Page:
With islands across Europe having experienced years of population decline, many now face an uncertain future.
According to projections, swathes of rural Europe will continue to experience shrinking, ageing populations – none more so than island communities. Throughout the continent, governments and communities are trying to answer the same question: can island depopulation be reversed?
For a community to function, there must be enough people to fill roles in sectors such as education, transport, food provision – as well to provide general support and friendship. This makes maintaining a sufficient working age population one of the greatest risks to the wellbeing of islanders – and the future of many island communities.
If numbers dip below a certain level, there is a serious risk that some communities – or even entire islands – could be abandoned entirely. Complete abandonment is not unprecedented, and has occurred in many European islands.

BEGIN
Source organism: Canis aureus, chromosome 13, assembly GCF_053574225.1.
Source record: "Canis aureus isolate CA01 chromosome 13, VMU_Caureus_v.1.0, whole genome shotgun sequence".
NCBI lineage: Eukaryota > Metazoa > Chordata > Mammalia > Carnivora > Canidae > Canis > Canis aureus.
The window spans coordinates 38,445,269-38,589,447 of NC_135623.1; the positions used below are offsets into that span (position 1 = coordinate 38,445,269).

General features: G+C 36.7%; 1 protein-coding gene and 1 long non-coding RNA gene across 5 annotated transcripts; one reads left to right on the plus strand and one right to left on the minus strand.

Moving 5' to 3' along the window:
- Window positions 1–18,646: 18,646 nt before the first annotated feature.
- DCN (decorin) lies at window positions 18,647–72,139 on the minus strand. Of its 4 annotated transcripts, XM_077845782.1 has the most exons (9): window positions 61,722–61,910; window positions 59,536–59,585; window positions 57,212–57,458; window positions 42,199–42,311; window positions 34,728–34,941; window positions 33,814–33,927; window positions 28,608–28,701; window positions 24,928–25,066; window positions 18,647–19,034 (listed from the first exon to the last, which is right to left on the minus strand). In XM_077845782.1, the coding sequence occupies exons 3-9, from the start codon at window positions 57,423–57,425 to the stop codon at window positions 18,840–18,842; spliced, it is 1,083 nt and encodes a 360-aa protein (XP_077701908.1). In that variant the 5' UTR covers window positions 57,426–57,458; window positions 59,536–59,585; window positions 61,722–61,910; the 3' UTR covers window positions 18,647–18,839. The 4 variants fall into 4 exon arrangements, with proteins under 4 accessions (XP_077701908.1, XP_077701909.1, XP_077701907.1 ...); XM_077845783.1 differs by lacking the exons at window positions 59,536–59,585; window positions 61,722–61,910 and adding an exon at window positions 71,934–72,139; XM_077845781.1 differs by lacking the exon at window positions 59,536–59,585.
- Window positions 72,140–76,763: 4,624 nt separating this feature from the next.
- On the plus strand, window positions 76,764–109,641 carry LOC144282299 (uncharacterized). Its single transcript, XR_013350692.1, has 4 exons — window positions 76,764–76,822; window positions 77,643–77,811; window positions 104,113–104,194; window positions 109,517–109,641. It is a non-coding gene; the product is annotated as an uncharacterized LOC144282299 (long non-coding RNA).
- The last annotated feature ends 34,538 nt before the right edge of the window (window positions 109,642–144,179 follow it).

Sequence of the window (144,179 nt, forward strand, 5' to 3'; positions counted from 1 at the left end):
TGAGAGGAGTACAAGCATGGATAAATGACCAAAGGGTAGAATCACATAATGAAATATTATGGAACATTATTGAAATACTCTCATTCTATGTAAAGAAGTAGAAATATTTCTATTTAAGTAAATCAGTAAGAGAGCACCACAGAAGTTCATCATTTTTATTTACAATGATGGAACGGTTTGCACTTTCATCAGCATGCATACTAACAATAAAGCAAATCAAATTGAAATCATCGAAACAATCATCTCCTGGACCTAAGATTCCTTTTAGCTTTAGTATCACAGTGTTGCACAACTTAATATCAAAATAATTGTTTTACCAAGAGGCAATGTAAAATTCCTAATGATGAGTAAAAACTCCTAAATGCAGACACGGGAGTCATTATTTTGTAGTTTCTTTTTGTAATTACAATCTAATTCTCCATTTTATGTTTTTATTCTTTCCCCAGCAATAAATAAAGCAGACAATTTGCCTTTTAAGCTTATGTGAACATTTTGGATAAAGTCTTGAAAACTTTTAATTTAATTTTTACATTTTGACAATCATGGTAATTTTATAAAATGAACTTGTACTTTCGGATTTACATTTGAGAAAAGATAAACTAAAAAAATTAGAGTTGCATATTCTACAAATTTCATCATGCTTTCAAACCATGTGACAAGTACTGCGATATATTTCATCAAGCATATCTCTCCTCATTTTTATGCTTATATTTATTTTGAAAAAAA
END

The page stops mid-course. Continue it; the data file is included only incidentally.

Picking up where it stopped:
While visitors may view islands as picturesque holiday destinations abound with natural beauty, for islanders, sustaining populations is not just favourable, but essential. For island depopulation to be reversed, crucial issues like transport links, housing, employment, and higher education shortages must be urgently addressed.
Photo: Angela Catlin